Cross My Heart and Hope to Blog

Peer pressure isn’t a bad thing if you pick your peers wisely.  For the past five years, I’ve belonged to a writing group and if not for their encouragement, you wouldn’t be reading these words right now.  In fact, this piece was presented to the group just last night and they made some great suggestions for improvement.

Five of us shifted into high gear to form the Thursday Night Writes blog as a vehicle for our writing.  Like the teenager who listened to his friends’ pleas to prove how fast his father’s car would go, I succumbed and put the pedal to the metal.  Like all who venture out on the open road, we hope to end up somewhere good, and with this blog we invite you, our readers, to come along.  Let us know if we’re firing on all eight cylinders or we’re off in a ditch somewhere.  Don’t worry, with all the experience we have critiquing each other, we’re finely tuned to bang out dings and dents from crashes.

We regularly face the question of why we write.  Just because some unknown person out there can read it doesn’t mean that they will and if they do, it doesn’t mean they will like, understand, or profit by it.

Before anything can happen, we have to get over our fears and blocks of putting words to paper.  There are bumps, if not solid jersey barriers, at every turn in the road, made up of embarrassment, shyness, and self-consciousness (thank God for spell check on that last one), and some straight sections where ambition, hubris and maybe even arrogance, accelerate unchecked with no regard to speed limits.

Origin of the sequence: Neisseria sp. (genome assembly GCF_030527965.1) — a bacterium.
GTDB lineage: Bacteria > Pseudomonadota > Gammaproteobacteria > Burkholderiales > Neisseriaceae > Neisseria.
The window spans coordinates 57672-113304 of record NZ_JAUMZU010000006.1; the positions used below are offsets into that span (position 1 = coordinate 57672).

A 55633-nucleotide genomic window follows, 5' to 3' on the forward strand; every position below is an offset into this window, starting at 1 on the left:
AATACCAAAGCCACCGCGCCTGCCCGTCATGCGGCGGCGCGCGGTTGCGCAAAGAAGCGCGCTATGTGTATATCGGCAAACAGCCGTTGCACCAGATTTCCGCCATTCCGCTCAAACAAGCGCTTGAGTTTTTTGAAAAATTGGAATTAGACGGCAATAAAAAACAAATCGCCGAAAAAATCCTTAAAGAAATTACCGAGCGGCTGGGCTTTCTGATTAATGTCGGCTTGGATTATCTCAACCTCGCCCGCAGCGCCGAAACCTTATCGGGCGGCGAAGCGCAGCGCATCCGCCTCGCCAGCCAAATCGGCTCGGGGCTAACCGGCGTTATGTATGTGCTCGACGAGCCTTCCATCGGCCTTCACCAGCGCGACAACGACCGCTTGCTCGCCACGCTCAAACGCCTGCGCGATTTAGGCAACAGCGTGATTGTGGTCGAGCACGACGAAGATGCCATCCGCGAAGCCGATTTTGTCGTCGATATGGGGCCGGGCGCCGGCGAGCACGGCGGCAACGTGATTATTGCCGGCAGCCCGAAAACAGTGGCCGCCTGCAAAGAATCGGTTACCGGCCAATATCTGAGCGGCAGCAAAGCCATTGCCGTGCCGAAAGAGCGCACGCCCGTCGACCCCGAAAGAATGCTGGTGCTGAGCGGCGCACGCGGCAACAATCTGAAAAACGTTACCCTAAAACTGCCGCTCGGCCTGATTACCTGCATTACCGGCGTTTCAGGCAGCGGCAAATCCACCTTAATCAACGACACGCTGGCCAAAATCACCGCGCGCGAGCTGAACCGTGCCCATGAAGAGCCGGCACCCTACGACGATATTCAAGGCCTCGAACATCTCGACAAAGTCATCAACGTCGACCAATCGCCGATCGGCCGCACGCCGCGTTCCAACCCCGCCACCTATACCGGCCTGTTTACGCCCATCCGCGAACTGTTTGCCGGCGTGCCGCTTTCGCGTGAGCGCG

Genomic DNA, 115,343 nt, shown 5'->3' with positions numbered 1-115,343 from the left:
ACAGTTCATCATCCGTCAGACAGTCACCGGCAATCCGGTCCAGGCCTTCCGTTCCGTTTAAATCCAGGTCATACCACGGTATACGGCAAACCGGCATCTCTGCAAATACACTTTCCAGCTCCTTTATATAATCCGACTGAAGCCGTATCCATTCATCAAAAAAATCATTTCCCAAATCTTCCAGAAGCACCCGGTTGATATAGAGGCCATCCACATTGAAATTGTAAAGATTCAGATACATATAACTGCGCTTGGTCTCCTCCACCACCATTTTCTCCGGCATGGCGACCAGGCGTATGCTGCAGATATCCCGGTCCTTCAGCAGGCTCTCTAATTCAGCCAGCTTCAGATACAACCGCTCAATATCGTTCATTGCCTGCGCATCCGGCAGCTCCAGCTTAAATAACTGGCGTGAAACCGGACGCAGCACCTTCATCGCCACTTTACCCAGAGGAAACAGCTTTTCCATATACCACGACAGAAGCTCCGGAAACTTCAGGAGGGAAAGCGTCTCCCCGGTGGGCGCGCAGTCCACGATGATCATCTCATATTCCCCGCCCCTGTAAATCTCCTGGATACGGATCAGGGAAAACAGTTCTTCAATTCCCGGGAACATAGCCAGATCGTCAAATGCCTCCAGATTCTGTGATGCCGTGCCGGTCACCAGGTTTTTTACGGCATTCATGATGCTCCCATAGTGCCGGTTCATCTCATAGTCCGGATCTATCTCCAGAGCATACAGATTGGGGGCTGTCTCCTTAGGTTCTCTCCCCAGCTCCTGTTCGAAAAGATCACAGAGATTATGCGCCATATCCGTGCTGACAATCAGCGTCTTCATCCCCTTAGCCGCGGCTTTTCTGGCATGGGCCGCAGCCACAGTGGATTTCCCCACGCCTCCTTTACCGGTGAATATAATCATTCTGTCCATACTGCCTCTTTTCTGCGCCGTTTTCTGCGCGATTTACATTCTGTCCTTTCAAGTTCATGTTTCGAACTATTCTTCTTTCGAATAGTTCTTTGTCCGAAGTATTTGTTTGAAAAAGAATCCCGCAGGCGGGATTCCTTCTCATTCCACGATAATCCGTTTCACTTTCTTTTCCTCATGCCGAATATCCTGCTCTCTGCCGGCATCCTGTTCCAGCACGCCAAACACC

If we were driving real cars on this trip, we could follow some cut and dried rules of the road like the ones found in the National Highway Traffic Safety Administration’s guidance documents.  There are plenty of rules for writers too, but good luck making them work.  For example, books and magazines for writers, as well as certain leaders of writing groups, do advocate a rule of “Set aside a time every day and sit down and write.”  Yeah, well, sounds great unless you don’t have anything in mind to write.  “The ideas will flow once you try.”  Someone tell the Muses; they don’t always notice when a keyboard is under hand.  Sitting down to write without a writing goal is to ignore that huge orange diamond “Road Closed” sign and take the turn down that dirt road anyway.  A short time spinning wheels in soft sand and hot sun will leave the unprepared parched with a shriveled up creative-juice gland.

If there should be an idea knocking around in the garage between your ears …

Enough of the motorist metaphor.  Next time, I will address the concept of The Blank Page.  I’ve had a lot of great ideas on profound things to say about it, let’s see what happens.

Posted on March 20, 2015, in Uncategorized. Bookmark the permalink. 1 Comment.

  1. Sitting down to write at a set time everyday? Maybe it does work! Maybe I should find out.
    Am looking forward to hearing about the blank page. What an assault on the senses is that tabula rasa. It’s like reverse Chinese water torture with one word dropping every five minutes from the fevered brain. Yikes.


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